Appellants were charged with the specific acts of possession, making and fermenting of mash, and working in an illegal distillery. The evidence does not sustain the commission of any of these specific offenses by the Appellants. The Government failed to show that Appellants committed an act specifically proscribed by the statutes under which they were charged. Their convictions must be reversed. Accordingly, the judgment of the District Court denying Appellants' motions for acquittal is reversed.
Section 5601(a) (1) provides that any person who "has in his possession or custody, or under his control, any still or distilling apparatus set up which is not registered, as required by section 5179(a) . . . shall be fined not more than $10,000, or imprisoned not more than 5 years, or both. . . ."
Section 5601(a) (7) provides that any person who "except as otherwise provided in this chapter, makes or ferments mash, wort, or wash, fit for distillation or for the production of distilled spirits, in any building or on any premises other than the designated premises of a distilled spirits plant lawfully qualified to produce distilled spirits, or removes, without authorization by the Secretary or his delegate, any mash, wort, or wash, so made or fermented, from the designated premises of such lawfully qualified plant before being distilled . . . shall be fined not more than $10,000, or imprisoned not more than 5 years, or both. . . ."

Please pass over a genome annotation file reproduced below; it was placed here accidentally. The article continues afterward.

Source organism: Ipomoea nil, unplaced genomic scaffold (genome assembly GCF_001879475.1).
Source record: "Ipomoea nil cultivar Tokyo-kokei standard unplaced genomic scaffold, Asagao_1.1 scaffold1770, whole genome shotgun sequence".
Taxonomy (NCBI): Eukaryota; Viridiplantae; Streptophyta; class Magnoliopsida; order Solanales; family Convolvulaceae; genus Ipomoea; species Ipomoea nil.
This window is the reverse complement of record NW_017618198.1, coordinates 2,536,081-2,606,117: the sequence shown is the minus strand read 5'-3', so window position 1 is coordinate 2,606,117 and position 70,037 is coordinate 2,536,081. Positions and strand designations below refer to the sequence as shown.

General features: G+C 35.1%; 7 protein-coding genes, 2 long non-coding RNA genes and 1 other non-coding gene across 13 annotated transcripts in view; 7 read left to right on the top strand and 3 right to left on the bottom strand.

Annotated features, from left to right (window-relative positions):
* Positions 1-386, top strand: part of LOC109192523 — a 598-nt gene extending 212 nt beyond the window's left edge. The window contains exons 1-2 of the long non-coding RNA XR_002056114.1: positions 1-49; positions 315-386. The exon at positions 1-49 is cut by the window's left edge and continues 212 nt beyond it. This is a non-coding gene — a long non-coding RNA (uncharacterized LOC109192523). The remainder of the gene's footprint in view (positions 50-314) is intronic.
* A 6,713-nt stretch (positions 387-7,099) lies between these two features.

Section 5681(c) provides that " [e]very person who works in any distillery, or in any rectifying, distilled spirits bottling, or wholesale liquor establishment, on which no sign required by section 5115(a) or section 5180(a) is placed or kept, and every person who knowingly receives at, or carries or conveys any distilled spirits to or from any such distillery, or to or from any such rectifying, distilled spirits bottling, or wholesale liquor establishment, or who knowingly carries or delivers any grain, molasses, or other raw material to any distillery on which said sign is not placed and kept, shall forfeit all vehicles, aircraft, or vessels used in carrying or conveying such property and shall be fined not more than $1,000, or imprisoned not more than 1 year, or both."